Cortisol affects your body’s ability to resist illness and germs. Your immune system is adversely affected, leaving you prone to almost every disease. Your body can no longer have immunity against even the slightest exposure to disease causing germs.


You like eating sugary foods.

High cortisol levels increases sugar in the blood. This increases your chance of being diabetic. The increased sugar levels in your blood pump up insulin levels that are responsible for dropping sugar levels in your blood. This prompts your body to demand for unhealthy and sugary food substances.


You feel uneasy and depressed.

An anxious stomach, panic, jitters or at times paranoia are closely linked to high cortisol levels. Cortisol affects your body by suppressing serotonin production that amounts to low production of brain cells. Soon, you start to become gloomy and your mood may end up in depression.


You have a dry skin.

High cortisol levels can lead to the dehydration of your skin accompanied by pains and aches on your back. For women, they may have facial hair. There could also be stretch marks that are either pink or purple comparable to those of some pregnant women.


You feel weak in your bones and muscles.

With high cortisol levels in your body, your bones and muscles are bound to be affected. Often, you may experience an acute pain seemingly stemming out of your bones. Your muscles will feel weak and even have a sharp backache that becomes worse when you engage in some physical activities. Your bones may also become thin and brittle, becoming prone to fractures to the spine and ribs.


You have hypertension.

One of the causes of high blood pressure is high cortisol levels in your body. Now that cortisol could make you have a craving for unhealthy foods, your high cortisol levels could have deeply taken its toll on your body leading to a pressure above 120 mmHg/80 mmHg in your blood.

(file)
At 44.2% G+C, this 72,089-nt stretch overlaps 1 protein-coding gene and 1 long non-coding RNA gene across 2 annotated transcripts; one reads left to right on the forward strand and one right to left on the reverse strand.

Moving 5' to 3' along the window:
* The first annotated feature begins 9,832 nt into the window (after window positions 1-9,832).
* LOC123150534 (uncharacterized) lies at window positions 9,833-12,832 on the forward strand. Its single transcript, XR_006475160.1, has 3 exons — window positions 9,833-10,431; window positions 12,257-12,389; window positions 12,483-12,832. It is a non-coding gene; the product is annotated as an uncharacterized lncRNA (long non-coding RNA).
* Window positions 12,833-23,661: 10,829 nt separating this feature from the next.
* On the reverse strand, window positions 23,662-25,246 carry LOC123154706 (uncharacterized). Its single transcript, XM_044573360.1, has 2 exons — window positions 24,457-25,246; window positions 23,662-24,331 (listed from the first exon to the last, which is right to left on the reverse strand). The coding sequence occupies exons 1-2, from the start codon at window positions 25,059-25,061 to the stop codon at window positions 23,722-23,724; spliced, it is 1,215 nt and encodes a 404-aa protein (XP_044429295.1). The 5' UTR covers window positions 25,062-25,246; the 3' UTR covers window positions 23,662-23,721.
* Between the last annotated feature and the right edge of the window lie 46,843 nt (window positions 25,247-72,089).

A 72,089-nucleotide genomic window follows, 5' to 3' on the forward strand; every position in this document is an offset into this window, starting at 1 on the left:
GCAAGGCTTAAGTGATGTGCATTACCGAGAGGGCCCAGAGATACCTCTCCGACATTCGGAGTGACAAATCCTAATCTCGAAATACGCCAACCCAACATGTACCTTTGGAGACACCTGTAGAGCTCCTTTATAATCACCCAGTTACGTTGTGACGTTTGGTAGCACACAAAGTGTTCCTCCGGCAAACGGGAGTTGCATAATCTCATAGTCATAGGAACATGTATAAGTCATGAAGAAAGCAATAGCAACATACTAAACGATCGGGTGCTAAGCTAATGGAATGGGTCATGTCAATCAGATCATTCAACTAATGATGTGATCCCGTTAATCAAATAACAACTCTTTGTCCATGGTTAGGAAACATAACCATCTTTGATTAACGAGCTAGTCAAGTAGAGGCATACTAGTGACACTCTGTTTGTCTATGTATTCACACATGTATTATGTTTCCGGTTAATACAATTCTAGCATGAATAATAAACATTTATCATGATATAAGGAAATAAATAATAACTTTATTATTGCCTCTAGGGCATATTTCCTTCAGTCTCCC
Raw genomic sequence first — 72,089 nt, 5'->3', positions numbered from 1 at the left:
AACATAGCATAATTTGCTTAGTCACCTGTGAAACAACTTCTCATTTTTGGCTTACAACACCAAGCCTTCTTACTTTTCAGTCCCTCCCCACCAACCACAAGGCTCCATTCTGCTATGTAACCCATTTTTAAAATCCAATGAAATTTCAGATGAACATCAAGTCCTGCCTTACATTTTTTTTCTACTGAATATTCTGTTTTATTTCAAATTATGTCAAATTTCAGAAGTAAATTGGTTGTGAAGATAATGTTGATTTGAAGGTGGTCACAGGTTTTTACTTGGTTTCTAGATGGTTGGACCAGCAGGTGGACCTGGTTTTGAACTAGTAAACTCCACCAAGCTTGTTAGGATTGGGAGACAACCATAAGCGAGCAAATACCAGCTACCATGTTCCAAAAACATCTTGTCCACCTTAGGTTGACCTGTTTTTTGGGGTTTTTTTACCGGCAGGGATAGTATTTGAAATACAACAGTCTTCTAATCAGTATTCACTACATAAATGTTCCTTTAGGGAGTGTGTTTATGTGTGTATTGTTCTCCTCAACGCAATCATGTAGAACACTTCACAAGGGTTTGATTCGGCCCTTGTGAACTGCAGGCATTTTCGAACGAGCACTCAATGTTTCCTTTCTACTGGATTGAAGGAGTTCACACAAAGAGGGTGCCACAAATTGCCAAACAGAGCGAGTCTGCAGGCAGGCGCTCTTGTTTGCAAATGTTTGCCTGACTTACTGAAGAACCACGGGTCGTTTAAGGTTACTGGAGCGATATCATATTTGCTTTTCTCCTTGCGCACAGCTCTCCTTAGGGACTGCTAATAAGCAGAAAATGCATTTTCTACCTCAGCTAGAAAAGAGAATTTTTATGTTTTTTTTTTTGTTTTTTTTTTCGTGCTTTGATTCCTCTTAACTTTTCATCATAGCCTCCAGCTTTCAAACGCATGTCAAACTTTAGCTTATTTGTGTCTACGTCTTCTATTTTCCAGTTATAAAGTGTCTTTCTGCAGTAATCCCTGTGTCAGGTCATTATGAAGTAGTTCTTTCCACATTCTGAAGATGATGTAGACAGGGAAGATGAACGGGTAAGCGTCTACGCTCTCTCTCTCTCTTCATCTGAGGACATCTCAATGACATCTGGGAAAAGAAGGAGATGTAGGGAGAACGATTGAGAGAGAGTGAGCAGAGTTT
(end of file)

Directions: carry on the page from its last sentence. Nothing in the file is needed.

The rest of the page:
Is It Dangerous to Have High Cortisol Levels?

Yes. High cortisol levels are potentially harmful to our bodies. 

They often interfere with the normal functioning of your bones and muscles. The immune system is adversely affected leading to a low disease resistance condition. It also hampers normal regeneration of cells and production of important body hormones. Additionally, it can lead to impaired digestion, mental function and metabolism as well. Your adrenal glands can be fatigued which usually is the main reason for these complications. However, it can be treated.

How Can I Know If I'm Having High Cortisol Levels?

High cortisol symptoms in your body can start to manifest after taking some corticosteroid prescriptions for some conditions like inflammatory bowel disease, asthma or arthritis. Therefore, you can get tested for high cortisol levels in such a situation.

If you often get depressed, have frequent headaches and backaches among other symptoms, it is important you go for a medical examination to check your cortisol level. With the help of your doctor, you can determine whether you have high cortisol levels or not with the following ways:

  • Late-night salivary cortisol and midnight plasma cortisol tests

  • A blood test for the low-dose dexamethasone suppression test (LDDST)

  • A 24-hour urinary test

After that, your doctor may use these tests to help determine the causes of your high cortisol levels:

  • Corticotropin-releasing hormone (CRH) stimulation test

  • High-dose dexamethasone suppression test (HDDST) (blood test)

  • Imaging tests such as computed tomography (CT) scan and magnetic resonance imaging (MRI)